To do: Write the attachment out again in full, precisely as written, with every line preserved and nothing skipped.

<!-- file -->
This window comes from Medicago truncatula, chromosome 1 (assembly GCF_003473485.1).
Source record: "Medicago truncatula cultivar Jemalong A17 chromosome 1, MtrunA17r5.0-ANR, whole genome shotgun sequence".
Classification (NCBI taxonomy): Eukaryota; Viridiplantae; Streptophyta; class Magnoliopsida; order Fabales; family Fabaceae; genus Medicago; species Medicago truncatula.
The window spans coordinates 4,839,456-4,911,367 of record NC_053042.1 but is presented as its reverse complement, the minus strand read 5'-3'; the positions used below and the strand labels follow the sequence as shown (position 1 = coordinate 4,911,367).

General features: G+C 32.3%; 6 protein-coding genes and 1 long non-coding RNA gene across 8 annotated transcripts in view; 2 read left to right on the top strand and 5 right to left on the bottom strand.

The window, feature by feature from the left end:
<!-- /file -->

This window comes from Medicago truncatula, chromosome 1 (assembly GCF_003473485.1).
Source record: "Medicago truncatula cultivar Jemalong A17 chromosome 1, MtrunA17r5.0-ANR, whole genome shotgun sequence".
Classification (NCBI taxonomy): Eukaryota; Viridiplantae; Streptophyta; class Magnoliopsida; order Fabales; family Fabaceae; genus Medicago; species Medicago truncatula.
The window spans coordinates 4,839,456-4,911,367 of record NC_053042.1 but is presented as its reverse complement, the minus strand read 5'-3'; the positions used below and the strand labels follow the sequence as shown (position 1 = coordinate 4,911,367).

General features: G+C 32.3%; 6 protein-coding genes and 1 long non-coding RNA gene across 8 annotated transcripts in view; 2 read left to right on the top strand and 5 right to left on the bottom strand.

The window, feature by feature from the left end: